audacious

adjective
au·​da·​cious | \ ȯ-ˈdā-shəs How to pronounce audacious (audio) \

Definition of audacious

1a : intrepidly daring : adventurous an audacious mountain climber
b : recklessly bold : rash an audacious maneuver
2 : contemptuous of law, religion, or decorum : insolent an audacious maverick
3 : marked by originality and verve audacious experiments

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Other Words from audacious

audaciously adverb
audaciousness noun

Did You Know?

Shakespeare used "audacious" seven times in his plays. That in itself wasn't exactly an act of bold originality. The word, which comes from the Latin root audac- ("bold"), had been around for decades. But the Bard was the first to use "audacious" in its "insolent" sense ("Obey, audacious traitor; kneel for grace," Henry VI Part 2), and he may have been the first to use the adverb "audaciously." "Audacious" itself was something of an innovation in the 16th century: it was one of the earliest "-acious" words in English. Subsequently, we've added lots of "-acious" adjectives to our lexicon, including "pugnacious," "loquacious," "voracious," and even, in the 19th century, "bodacious" (which is most likely a combination of "bold" and "audacious").

Examples of audacious in a Sentence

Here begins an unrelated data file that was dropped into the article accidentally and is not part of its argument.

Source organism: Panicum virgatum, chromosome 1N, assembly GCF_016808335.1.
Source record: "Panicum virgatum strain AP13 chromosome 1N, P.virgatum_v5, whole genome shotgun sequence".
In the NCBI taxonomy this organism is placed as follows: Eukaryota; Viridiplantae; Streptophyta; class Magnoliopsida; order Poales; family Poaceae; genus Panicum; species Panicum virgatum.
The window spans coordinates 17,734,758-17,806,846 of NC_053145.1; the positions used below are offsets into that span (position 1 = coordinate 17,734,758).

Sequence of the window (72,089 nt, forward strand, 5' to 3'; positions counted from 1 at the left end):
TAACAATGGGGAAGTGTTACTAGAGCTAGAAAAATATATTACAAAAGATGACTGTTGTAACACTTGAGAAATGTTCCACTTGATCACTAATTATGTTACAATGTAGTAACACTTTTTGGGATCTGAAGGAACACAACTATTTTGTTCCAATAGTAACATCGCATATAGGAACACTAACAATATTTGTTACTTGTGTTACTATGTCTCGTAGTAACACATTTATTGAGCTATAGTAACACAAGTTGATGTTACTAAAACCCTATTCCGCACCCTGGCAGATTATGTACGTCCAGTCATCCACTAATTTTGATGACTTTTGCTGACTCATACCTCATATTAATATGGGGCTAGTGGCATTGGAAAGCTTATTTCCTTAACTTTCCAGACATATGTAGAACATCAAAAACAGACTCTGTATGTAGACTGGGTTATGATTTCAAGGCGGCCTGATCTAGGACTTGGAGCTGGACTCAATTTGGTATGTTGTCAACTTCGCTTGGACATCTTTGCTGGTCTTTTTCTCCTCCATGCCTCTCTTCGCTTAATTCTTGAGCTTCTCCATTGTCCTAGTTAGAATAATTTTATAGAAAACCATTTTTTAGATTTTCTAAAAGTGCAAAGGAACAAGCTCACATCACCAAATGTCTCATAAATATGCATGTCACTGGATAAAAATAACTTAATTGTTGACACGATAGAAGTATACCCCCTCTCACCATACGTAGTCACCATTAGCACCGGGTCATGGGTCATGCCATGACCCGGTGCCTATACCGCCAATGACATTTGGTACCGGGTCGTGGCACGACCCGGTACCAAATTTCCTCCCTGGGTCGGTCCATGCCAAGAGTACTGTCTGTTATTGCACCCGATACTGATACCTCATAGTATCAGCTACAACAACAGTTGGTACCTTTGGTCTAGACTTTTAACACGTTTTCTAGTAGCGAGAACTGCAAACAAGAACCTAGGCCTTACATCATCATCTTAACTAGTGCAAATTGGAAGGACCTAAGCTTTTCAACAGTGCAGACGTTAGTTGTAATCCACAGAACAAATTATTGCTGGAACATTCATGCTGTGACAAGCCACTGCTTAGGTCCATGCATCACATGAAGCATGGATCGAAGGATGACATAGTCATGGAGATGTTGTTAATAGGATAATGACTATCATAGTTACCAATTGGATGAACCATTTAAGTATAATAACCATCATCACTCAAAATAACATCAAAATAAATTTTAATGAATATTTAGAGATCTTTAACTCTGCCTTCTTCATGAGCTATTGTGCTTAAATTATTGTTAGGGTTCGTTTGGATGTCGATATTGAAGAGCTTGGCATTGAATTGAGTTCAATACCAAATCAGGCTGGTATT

Whatever made him think his audacious fiction would sell—especially after a lifetime of literary marginalization—is a mystery, but he has certainly been vindicated. With a rush of work that he did not begin publishing until he was in his forties, he won literary fame in Europe and Latin America. — Valerie Sayers, Commonweal, 13 July 2007 This is an audacious claim, and Kramer anticipates, even encourages, the controversy it might provoke. — Gary Greenberg, Harper's, August 2005 … Morgan Pressel, the top-ranked female amateur in the country, has charted a less audacious course. A 17-year-old scrapper who gained prominence by tying for second at the U.S. Women's Open in June, Pressel is satisfied with taking on and whipping her own kind. — E. M. Swift, Sports Illustrated, 8 Aug. 2005 … he owns and operates a seductively spacious jazz club. But that's his day job, his cover. He executes his audacious midnight burglaries outside of the city, working solo, mapping out every detail so that nothing can go wrong, then returning like a phantom. — Owen Gliberman, Entertainment Weekly, 20 July 2001 They have audacious plans for the new school. This is her most audacious film so far. She made an audacious decision to quit her job.